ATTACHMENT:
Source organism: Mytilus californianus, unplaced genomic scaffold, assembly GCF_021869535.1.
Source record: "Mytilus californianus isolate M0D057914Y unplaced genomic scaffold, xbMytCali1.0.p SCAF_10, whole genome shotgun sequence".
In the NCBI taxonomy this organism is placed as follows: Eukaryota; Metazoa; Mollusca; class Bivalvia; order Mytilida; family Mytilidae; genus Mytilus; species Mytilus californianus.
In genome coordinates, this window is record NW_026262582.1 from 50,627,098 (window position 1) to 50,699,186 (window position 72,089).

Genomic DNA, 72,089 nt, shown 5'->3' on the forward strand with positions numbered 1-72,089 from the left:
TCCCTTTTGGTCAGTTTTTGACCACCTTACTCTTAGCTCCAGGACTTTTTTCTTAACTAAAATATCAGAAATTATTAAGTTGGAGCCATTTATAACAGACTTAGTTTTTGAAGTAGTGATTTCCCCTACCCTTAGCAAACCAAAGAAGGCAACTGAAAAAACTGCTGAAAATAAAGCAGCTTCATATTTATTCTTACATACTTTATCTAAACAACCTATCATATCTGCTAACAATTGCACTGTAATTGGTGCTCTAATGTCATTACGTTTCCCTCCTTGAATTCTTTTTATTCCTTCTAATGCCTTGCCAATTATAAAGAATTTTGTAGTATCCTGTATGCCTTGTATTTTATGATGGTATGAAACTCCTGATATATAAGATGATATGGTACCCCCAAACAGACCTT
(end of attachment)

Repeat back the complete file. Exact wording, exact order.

Source organism: Mytilus californianus, unplaced genomic scaffold, assembly GCF_021869535.1.
Source record: "Mytilus californianus isolate M0D057914Y unplaced genomic scaffold, xbMytCali1.0.p SCAF_10, whole genome shotgun sequence".
In the NCBI taxonomy this organism is placed as follows: Eukaryota; Metazoa; Mollusca; class Bivalvia; order Mytilida; family Mytilidae; genus Mytilus; species Mytilus californianus.
In genome coordinates, this window is record NW_026262582.1 from 50,627,098 (window position 1) to 50,699,186 (window position 72,089).

Genomic DNA, 72,089 nt, shown 5'->3' on the forward strand with positions numbered 1-72,089 from the left:
TCCCTTTTGGTCAGTTTTTGACCACCTTACTCTTAGCTCCAGGACTTTTTTCTTAACTAAAATATCAGAAATTATTAAGTTGGAGCCATTTATAACAGACTTAGTTTTTGAAGTAGTGATTTCCCCTACCCTTAGCAAACCAAAGAAGGCAACTGAAAAAACTGCTGAAAATAAAGCAGCTTCATATTTATTCTTACATACTTTATCTAAACAACCTATCATATCTGCTAACAATTGCACTGTAATTGGTGCTCTAATGTCATTACGTTTCCCTCCTTGAATTCTTTTTATTCCTTCTAATGCCTTGCCAATTATAAAGAATTTTGTAGTATCCTGTATGCCTTGTATTTTATGATGGTATGAAACTCCTGATATATAAGATGATATGGTACCCCCAAACAGACCTT